Ecole Polytechnique massacre
"I knew I had to fight. My rights and safety were not self-evident."
Twenty-six years on, what's changed?
As Canada remembers the 14 women killed in the Dec. 6, 1989 École Polytechnique massacre, one Canadian is honouring them
Born: 1961 Area of Study: Mechanical engineering Sonia Pelletier was killed just one day before she was set to receive her
As the 25th anniversary of the Montreal Massacre approaches, it is interesting to reflect upon the evolution of gun control and the government's approach to questions of gun violence and misuse. However, ensuring a safer environment for women -- and for society in general -- requires more than official recognition of sexism or any other so-called justification as an invalid reason for violence.
Today is day 11 of the 16 days of action to address gender-based violence. Every year we call for action, because explicit misogyny, insidious discrimination and gender-based violence continue to provoke fear in the lives of women in Canada and in the lives of our sisters across the globe.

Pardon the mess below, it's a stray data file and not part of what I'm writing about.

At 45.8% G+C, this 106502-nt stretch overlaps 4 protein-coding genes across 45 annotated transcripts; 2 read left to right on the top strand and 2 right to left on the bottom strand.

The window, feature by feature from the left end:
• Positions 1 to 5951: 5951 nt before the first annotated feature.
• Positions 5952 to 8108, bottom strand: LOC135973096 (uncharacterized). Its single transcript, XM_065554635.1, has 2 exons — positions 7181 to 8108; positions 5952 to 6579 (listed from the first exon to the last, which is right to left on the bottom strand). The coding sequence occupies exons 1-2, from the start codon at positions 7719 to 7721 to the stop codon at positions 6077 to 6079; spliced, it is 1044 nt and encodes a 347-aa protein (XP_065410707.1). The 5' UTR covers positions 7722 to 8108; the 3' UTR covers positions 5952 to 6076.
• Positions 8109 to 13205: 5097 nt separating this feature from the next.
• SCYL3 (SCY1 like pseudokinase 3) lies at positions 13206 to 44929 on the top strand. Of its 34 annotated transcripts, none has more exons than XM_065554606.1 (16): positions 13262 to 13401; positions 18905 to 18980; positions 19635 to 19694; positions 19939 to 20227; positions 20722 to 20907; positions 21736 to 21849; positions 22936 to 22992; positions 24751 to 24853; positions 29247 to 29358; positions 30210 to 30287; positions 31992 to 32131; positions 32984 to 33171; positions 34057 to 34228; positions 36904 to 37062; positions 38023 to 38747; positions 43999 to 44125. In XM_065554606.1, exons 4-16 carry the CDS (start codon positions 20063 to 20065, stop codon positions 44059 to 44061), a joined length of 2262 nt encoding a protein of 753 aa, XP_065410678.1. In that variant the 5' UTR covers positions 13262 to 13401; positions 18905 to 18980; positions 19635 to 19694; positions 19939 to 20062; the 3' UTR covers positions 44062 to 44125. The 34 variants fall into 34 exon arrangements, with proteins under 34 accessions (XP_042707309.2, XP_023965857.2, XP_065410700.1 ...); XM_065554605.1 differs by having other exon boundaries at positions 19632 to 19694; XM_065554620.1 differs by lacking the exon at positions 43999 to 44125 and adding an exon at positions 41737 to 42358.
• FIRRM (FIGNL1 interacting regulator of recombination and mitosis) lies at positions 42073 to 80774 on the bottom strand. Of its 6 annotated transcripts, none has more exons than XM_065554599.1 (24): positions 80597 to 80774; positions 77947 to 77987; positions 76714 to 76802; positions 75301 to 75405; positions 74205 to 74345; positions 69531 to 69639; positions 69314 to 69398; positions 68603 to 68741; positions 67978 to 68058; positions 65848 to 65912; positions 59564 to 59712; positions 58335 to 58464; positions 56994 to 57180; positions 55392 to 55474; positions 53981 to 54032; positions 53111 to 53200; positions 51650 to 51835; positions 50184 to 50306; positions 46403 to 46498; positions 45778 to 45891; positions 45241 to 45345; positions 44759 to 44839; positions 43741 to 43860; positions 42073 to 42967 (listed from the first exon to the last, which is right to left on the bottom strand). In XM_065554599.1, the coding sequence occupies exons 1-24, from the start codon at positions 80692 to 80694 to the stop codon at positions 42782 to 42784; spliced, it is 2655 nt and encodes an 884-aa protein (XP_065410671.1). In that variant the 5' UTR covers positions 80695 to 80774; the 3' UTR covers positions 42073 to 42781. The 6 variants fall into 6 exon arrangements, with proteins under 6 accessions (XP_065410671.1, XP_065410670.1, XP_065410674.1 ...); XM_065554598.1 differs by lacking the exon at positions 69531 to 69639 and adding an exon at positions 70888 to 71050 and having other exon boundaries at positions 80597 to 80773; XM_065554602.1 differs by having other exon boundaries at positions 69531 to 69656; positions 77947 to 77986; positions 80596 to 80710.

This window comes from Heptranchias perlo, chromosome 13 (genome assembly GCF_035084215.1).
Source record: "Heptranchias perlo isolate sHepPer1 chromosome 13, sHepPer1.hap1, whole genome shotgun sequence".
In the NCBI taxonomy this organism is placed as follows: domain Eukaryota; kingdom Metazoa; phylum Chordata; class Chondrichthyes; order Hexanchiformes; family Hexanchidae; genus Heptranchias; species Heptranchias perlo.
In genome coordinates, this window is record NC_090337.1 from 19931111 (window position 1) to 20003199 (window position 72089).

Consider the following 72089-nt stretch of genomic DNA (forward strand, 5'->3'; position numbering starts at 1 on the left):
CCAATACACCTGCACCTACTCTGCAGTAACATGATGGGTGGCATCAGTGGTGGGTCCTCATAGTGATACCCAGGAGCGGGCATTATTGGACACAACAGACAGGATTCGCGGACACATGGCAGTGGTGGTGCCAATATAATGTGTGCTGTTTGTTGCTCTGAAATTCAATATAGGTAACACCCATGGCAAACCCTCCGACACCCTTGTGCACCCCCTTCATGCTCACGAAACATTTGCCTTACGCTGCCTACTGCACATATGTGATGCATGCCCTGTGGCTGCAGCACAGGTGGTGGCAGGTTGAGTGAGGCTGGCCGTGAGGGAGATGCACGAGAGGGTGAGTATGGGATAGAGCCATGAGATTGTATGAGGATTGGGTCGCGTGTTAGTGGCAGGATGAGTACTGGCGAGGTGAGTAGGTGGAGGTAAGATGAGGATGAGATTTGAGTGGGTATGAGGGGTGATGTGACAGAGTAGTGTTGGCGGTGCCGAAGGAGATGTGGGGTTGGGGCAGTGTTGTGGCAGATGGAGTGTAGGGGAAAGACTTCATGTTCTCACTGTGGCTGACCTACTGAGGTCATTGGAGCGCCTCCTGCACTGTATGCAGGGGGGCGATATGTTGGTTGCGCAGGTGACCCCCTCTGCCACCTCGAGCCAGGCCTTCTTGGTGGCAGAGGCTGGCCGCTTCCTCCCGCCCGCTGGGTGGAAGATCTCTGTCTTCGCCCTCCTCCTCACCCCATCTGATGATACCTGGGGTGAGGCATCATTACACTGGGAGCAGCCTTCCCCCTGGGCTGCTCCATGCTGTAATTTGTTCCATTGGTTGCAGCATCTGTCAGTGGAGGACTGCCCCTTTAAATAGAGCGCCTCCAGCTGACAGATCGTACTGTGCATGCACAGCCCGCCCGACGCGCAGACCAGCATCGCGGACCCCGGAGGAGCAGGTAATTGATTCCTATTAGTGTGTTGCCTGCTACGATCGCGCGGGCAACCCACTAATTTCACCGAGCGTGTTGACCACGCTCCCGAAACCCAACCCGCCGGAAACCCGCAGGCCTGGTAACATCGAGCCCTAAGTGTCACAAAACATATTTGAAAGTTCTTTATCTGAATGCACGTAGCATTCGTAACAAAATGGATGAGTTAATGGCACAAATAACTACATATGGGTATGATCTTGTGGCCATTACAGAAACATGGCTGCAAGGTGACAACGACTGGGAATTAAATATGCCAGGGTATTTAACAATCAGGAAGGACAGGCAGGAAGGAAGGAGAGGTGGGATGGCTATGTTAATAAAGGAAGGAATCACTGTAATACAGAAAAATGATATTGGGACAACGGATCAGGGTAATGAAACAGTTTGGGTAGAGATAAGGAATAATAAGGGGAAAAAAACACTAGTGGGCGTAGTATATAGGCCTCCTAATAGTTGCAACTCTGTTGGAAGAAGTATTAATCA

Violence against women is not solely a women's issue. Men play a key role in the solution to violence against women. The involvement of men is crucial to ending violence against women, yet it is not an easy task. Making ALL voices heard -- including those of men -- in the fight to end violence against women is a critical place to start.
For 21 years, we've been commemorating Dec. 6 as a day of mourning and remembrance for the 14 young women at École Polytechnique brutally slain by an angry male who hated feminists. Yet this morning felt profoundly different. Today, in spite of real progress, we feel we all must begin the fight again.